Explaining why the new Republican majority in the House of Representatives plans to make one of its very first orders of business a symbolic vote in favor of repealing healthcare reform, incoming House Majority Leader Eric Cantor told reporters on Wednesday afternoon that the issue "was litigated in the last election."
Cantor is not alone, of course, in his certainty that big Democratic losses represented a rejection of Obama's signature policy achievement. Republicans campaigned against health reform and won. Q.E.D. Hard to argue with that -- although it does raise the question of what the public was thinking when it elected a landslide of Democrats into office in 2008, almost all of whom touted healthcare reform as a key part of their political agenda. How dare they carry out their promise! They must be punished! And what happens if Obama wins in 2012, and the Republican majority in the House is trimmed? Will that represent a relitigation?
There is an alternative story to tell here, one that pins the blame for the Democratic debacle on a different culprit, namely, the economy. Bad economies are tough on incumbents; it's one of the oldest rules of politics, and the most regularly enforced. And if the economy was the deciding factor in this past election, then the Republican commitment to roll back healthcare reform might end up working out a little differently than Cantor and his allies hope.
Republicans know that their chances of actually repealing healthcare reform in the next two years are negligible. There is no chance of getting 60 votes in the Senate for repeal, and Obama would certainly veto any such legislation in the unlikely event that it reached his desk. House Republicans will try to play games with funding and throw whatever wrenches into the machinery they can, and it's even conceivable they could try to demand big changes in the law in exchange for raising the debt limit. (Although its hard to imagine a more risky political strategy: reduce healthcare coverage for Americans or we'll force a sovereign default!)
So imagine this scenario. The economy continues its recent improving trend, and Americans start to get accustomed to the fact that their children can now get coverage even if they have preexisting conditions, and can stay on their parents' insurance until age 26. Even more intriguingly, what happens as the insurance industry realizes that more coverage for more Americans means more profits for insurers?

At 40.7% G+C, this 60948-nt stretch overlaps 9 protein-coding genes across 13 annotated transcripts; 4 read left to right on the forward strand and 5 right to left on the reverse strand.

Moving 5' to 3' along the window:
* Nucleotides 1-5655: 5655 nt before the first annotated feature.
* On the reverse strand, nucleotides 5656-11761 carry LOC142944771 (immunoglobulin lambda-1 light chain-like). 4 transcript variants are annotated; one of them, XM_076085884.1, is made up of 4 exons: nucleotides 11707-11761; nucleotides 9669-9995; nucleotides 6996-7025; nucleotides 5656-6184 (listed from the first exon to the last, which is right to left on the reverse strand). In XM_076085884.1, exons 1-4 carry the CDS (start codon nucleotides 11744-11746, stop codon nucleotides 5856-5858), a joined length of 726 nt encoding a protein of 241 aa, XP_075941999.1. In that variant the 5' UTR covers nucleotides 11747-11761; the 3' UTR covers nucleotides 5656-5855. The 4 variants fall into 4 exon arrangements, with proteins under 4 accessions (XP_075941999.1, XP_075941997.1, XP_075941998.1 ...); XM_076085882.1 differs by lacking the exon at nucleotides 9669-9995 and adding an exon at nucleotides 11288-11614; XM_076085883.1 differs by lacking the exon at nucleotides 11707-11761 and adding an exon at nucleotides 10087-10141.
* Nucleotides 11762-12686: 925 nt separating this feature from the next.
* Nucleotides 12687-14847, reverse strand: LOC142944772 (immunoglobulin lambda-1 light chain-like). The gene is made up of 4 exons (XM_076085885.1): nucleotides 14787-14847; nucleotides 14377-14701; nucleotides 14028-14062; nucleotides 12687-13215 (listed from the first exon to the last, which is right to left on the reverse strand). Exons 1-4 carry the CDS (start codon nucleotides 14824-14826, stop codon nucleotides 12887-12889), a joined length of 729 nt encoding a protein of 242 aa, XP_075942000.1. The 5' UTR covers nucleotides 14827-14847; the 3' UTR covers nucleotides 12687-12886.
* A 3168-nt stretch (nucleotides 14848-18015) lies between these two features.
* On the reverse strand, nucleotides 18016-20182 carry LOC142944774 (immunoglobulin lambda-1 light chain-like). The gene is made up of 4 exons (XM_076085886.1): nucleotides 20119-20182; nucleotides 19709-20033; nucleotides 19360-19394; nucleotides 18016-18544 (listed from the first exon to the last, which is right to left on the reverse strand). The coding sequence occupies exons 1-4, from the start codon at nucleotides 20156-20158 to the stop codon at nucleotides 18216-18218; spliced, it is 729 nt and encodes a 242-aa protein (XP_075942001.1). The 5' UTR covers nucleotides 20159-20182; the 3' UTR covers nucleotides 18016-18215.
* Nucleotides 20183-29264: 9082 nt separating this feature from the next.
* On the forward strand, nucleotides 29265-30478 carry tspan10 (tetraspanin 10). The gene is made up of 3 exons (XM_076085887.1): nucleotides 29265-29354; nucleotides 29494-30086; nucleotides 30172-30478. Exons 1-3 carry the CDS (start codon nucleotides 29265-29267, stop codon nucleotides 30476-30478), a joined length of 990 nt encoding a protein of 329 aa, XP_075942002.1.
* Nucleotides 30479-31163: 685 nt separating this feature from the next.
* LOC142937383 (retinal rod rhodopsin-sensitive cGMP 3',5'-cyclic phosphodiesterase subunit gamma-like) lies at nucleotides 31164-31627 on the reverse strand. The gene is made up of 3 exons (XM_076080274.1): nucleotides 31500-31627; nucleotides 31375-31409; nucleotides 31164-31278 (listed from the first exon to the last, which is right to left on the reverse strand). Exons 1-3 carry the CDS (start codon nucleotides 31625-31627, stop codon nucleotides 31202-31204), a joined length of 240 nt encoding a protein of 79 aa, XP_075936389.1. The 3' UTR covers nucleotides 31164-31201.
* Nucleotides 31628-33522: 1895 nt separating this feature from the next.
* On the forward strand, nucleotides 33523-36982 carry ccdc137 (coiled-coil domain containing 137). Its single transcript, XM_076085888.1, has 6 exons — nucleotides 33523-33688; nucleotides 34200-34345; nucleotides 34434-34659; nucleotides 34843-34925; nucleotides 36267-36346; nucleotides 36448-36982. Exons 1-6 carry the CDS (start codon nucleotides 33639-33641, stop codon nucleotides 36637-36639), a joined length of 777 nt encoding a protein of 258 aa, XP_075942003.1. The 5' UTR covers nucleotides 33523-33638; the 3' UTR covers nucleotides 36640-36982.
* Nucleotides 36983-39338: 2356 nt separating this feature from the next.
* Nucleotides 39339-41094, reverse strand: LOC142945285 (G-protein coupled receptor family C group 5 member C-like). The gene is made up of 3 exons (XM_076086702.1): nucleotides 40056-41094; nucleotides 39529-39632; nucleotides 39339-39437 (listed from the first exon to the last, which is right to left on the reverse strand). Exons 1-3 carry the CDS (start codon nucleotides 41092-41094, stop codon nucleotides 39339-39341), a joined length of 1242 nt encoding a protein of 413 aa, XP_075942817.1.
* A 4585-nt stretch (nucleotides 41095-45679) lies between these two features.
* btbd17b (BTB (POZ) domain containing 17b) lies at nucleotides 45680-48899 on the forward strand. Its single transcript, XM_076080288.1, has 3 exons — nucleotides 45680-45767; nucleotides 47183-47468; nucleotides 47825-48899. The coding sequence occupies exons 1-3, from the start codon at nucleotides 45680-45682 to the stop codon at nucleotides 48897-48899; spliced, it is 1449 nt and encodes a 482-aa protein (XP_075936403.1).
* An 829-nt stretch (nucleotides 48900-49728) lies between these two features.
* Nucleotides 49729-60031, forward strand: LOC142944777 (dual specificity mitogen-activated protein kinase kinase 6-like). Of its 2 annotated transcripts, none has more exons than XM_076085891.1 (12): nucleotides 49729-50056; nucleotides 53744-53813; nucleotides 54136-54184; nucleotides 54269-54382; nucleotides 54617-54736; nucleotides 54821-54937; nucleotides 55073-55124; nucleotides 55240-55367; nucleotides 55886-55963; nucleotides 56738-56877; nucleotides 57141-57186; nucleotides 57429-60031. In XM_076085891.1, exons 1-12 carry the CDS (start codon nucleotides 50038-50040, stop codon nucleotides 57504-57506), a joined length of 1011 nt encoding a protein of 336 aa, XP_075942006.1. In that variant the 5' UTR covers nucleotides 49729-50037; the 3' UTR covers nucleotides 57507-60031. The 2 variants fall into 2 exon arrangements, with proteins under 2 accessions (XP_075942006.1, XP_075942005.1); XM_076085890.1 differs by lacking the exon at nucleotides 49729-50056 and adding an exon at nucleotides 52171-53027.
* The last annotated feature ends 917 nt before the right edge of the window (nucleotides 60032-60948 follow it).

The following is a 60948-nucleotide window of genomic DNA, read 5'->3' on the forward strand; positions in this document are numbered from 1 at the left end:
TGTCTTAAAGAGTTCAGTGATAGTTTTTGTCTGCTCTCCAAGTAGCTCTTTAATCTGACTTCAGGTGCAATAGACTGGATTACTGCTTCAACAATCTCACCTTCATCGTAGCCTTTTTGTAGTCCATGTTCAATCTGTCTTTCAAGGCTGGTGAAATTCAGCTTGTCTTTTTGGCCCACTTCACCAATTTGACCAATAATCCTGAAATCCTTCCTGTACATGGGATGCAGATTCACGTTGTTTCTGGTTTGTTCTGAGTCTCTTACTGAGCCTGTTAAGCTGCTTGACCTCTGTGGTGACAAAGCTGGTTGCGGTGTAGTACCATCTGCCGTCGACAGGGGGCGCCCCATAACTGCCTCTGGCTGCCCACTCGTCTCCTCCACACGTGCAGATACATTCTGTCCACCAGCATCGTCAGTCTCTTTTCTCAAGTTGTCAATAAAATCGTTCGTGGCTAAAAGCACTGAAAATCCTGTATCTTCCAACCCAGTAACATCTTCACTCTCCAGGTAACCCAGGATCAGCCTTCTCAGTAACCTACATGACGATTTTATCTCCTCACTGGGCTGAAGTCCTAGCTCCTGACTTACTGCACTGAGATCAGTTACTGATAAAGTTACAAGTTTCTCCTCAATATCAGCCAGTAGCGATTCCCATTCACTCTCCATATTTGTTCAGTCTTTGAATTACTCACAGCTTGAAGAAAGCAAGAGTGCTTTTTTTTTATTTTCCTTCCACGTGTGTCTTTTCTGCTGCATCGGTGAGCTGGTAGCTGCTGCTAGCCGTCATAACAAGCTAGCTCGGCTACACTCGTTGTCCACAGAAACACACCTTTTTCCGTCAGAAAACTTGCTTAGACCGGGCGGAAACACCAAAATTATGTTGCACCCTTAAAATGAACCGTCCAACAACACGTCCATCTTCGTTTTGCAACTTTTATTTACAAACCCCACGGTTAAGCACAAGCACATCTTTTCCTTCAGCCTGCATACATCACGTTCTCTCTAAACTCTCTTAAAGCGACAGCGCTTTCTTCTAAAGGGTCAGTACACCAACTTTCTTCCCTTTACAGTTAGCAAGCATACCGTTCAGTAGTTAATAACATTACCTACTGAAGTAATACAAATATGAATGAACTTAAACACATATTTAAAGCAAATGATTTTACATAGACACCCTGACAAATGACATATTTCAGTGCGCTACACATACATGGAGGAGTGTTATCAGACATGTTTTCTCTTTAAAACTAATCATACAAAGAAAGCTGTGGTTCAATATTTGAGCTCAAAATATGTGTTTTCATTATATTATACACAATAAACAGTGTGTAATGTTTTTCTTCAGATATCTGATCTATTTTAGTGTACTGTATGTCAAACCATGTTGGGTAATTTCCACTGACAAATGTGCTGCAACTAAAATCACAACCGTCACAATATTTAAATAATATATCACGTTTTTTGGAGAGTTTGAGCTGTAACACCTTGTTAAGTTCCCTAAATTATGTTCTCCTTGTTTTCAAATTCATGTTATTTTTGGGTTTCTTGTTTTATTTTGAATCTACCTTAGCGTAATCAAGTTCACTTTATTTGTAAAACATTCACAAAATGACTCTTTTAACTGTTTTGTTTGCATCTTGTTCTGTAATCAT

Republicans on the healthcare repeal warpath might want to take a hard look at a recent Los Angeles Times article reporting a surprising -- to the insurers -- uptick in the number of small businesses offering health insurance to their employees. The businesses are taking advantage of a tax break in the Affordable Care Act that is designed specifically for enterprises with fewer than 25 employees and moderate pay scales.
"We certainly did not expect to see this in this economy," said Gary Claxton, who oversees an annual survey of employer health plans for the nonprofit Kaiser Family Foundation. "It's surprising."
... In the six months after the law was signed in March, UnitedHealth Group Inc., the country's largest insurer, added 75,000 new customers who work for companies with fewer than 50 employees. The Minnesota company called the increase notable but declined to reveal further details.
Coventry Health Care Inc., an insurer in Maryland that focuses on small businesses, signed contracts to cover 115,000 new workers in the first nine months of this year, an 8 percent jump.
In California, Warner Pacific Insurance Services in Westlake Village, a major servicer of insurance brokers, has seen business grow more than 10 percent this year, a company executive said.
And Blue Cross Blue Shield of Kansas City, the largest insurer in the Kansas City, Mo., area, is reporting a 58 percent jump in the number of small businesses buying insurance since April, the first full month after the legislation was signed into law.
More health coverage is good for Americans and good for the insurance industry. The latter fact may not offer much solace to progressives pining for a true public option, but it ought to be positively alarming to Republicans. As the new healthcare rules continue to be rolled out, both individuals and industries will have vested interests in maintaining the status quo. Meanwhile, Republicans are offering nothing more than a rejection of the bill, without any solution to the underlying problem -- rising healthcare costs. Who is going to buy that?
We'll be watching this storyline closely over the next two years, and it will be fascinating to see how it all plays out. If the economy does rebound, and unemployment drops, and the Republicans still manage to wrest back control of the White House, well then, maybe Cantor will be proven right. But the state of litigation, at this point, is far from settled.